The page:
Arromanches is a great place to get out in the fresh air and take in the stunning views and history of the area. You can follow the cliff top paths or stroll along the flat sandy beaches for kilometres.
When the tide is out you can walk east along the beach to the other end of the Mulberry Harbour at Asnelles in under an hour. If the tide is high then its likely you’ll get wet feet as the tide covers the beach to the cliff face twice a day. Instead, follow the signs up the hill from Arromanches to the 360 degree cinema and take the new footpath/cyclepath that follows the road from Arromanches to Asnelles. Of course when you get to Asnelles you’ll have earned one of the legendary fruit tarts at the Asnelles bakery (be prepared to queue on a weekend at this unassuming little bakery).
Further along the coastline from Asnelles the beach walks continue along Sword Beach past the oyster farms and 12km later… to the pretty harbour at Courseulles-sur-Mer where a great range of seafood restaurants await. It’s a fair day’s walking for most but we’ve had a few guests on bikes head there for lunch and have a great day.
In the other direction from Arromanches (heading west) the path goes along the cliff tops where you’ll often suddenly find yourself eye-to-eye with seagulls coming up from the tides below. Its around 5km (an hour plus) along to the gun batteries at Longues sur Mer with the dramatic coastline on one side and open fields on the other. You’ll pass an old foundry (which is home to a colony of white owls in winter) and at this point leave the wide gravel path and take the smaller footpath than runs alongside the clifftops. Be warned, there are no fences along this very steep cliff and I wouldn’t recommend the walk for curious youngsters keen to see over the edge.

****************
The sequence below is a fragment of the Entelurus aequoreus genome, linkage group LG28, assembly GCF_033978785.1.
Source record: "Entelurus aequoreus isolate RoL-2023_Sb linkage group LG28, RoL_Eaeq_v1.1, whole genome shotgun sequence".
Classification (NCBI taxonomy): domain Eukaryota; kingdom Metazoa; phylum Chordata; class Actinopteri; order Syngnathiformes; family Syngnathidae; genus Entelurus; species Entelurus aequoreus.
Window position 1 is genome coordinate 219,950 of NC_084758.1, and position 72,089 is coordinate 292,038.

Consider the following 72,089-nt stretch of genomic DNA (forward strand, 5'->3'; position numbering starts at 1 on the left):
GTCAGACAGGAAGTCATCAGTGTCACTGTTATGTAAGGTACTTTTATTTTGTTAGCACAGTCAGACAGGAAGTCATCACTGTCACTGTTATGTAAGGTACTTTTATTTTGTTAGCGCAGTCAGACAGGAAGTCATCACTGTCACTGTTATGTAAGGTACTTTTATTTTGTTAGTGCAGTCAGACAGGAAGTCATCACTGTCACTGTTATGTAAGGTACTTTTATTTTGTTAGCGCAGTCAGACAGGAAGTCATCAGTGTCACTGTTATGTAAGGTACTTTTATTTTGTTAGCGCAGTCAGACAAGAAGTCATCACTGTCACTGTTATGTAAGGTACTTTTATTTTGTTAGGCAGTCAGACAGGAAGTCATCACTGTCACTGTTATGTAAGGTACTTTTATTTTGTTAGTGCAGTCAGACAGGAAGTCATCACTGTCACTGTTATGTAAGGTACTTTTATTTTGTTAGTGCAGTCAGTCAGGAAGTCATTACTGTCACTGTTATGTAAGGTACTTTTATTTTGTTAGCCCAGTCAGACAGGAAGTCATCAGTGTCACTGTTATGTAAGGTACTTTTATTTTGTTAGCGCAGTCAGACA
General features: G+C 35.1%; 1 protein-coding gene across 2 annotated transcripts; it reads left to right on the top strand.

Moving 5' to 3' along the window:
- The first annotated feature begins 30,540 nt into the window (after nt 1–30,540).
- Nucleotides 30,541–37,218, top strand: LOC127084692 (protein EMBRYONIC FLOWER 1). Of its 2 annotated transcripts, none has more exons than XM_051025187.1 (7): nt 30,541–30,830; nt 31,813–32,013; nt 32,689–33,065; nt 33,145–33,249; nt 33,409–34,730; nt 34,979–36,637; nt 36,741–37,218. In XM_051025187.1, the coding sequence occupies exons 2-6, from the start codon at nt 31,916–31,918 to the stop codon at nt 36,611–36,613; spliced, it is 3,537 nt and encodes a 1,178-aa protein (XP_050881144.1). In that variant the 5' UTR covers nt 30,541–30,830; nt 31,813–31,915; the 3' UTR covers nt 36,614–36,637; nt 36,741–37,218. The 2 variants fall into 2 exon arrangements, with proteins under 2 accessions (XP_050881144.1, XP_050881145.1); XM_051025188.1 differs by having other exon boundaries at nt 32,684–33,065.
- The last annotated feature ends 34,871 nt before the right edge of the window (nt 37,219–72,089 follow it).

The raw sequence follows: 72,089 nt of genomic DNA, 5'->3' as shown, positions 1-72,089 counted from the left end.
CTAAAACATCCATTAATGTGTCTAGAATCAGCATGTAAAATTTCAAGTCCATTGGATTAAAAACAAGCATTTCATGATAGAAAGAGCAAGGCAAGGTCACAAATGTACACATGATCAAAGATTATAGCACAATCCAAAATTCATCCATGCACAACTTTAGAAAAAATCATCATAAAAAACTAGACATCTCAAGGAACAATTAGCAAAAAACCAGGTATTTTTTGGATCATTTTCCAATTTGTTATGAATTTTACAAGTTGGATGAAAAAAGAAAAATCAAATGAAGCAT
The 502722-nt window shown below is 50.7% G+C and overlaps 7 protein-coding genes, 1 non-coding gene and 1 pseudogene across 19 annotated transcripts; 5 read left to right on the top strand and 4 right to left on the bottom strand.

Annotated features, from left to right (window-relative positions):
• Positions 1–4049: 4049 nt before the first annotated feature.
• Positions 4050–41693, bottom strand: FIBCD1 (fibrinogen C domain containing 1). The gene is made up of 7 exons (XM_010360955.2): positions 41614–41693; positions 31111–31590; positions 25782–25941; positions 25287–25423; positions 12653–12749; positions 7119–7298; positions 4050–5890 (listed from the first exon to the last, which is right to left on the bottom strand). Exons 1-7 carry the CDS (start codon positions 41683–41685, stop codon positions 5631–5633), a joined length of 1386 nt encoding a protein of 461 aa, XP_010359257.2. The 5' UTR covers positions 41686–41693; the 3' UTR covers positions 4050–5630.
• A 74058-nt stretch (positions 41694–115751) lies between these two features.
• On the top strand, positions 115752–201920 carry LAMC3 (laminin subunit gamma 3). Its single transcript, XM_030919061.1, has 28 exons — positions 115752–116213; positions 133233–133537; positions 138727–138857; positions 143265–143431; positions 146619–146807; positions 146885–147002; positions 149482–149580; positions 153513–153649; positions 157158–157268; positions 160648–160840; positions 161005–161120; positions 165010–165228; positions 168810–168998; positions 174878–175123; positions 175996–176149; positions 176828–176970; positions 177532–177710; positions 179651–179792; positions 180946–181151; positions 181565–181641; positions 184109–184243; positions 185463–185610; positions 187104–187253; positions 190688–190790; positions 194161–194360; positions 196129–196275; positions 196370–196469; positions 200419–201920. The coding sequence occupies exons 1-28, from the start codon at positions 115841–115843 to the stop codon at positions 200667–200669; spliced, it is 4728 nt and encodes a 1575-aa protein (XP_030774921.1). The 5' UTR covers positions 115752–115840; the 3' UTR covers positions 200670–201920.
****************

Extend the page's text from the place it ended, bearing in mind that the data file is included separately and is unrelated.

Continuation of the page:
If you’re feeling fit, you can continue on from Longues sur Mer to the pretty working fishing village of Port en Bessin. Filled with great seafood restaurants selling the morning’s catch, Port en Bessin was a key set in the epic film about D-Day “The Longest Day” where it is used to portray Ouistreham. Its a good two hour plus (12km) walk each way so a lunch stop will be well earned.
On a warm summers day some of the loveliest places to walk are in France’s beautiful forests, and around 25 minutes in the car will get you to the Foret de Cerisy. Long, wide paths through dappled light, the chance to glimpse deer, rabbits and other forest critters, and if you plan it right, to emerge near Balleroy in time for tea in the knot garden in front of the stunning Chateau de Balleroy owned by the Forbes family.
For more walking itineraries just pop into the Arromanches Tourist Office (200m walk from La Pommetier) or have a look at Calvados Tourisme where you’ll find a kit of seven walking maps (Balades en Calvados) all within 20 minutes drive of La Pommetier.